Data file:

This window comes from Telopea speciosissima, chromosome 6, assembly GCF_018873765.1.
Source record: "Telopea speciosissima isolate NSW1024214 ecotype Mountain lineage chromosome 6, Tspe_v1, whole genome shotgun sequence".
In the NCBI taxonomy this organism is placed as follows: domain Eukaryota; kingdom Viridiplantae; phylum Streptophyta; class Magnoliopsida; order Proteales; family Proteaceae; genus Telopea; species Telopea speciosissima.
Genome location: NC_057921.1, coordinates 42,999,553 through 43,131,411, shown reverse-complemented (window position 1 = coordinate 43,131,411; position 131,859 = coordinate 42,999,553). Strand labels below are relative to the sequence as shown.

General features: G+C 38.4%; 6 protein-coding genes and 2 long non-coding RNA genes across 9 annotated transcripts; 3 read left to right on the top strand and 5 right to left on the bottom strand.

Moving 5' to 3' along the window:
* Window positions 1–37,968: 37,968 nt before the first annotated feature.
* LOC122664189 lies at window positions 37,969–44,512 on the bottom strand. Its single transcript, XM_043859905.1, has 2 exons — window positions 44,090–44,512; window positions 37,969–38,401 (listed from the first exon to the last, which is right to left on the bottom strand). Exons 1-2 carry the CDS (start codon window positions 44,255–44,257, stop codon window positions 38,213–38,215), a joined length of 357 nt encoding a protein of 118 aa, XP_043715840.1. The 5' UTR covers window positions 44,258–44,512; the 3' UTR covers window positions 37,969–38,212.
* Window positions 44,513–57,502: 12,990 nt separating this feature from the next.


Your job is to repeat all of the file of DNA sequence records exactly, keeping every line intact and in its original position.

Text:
This window comes from Telopea speciosissima, chromosome 6, assembly GCF_018873765.1.
Source record: "Telopea speciosissima isolate NSW1024214 ecotype Mountain lineage chromosome 6, Tspe_v1, whole genome shotgun sequence".
In the NCBI taxonomy this organism is placed as follows: domain Eukaryota; kingdom Viridiplantae; phylum Streptophyta; class Magnoliopsida; order Proteales; family Proteaceae; genus Telopea; species Telopea speciosissima.
Genome location: NC_057921.1, coordinates 42,999,553 through 43,131,411, shown reverse-complemented (window position 1 = coordinate 43,131,411; position 131,859 = coordinate 42,999,553). Strand labels below are relative to the sequence as shown.

General features: G+C 38.4%; 6 protein-coding genes and 2 long non-coding RNA genes across 9 annotated transcripts; 3 read left to right on the top strand and 5 right to left on the bottom strand.

Moving 5' to 3' along the window:
* Window positions 1–37,968: 37,968 nt before the first annotated feature.
* LOC122664189 lies at window positions 37,969–44,512 on the bottom strand. Its single transcript, XM_043859905.1, has 2 exons — window positions 44,090–44,512; window positions 37,969–38,401 (listed from the first exon to the last, which is right to left on the bottom strand). Exons 1-2 carry the CDS (start codon window positions 44,255–44,257, stop codon window positions 38,213–38,215), a joined length of 357 nt encoding a protein of 118 aa, XP_043715840.1. The 5' UTR covers window positions 44,258–44,512; the 3' UTR covers window positions 37,969–38,212.
* Window positions 44,513–57,502: 12,990 nt separating this feature from the next.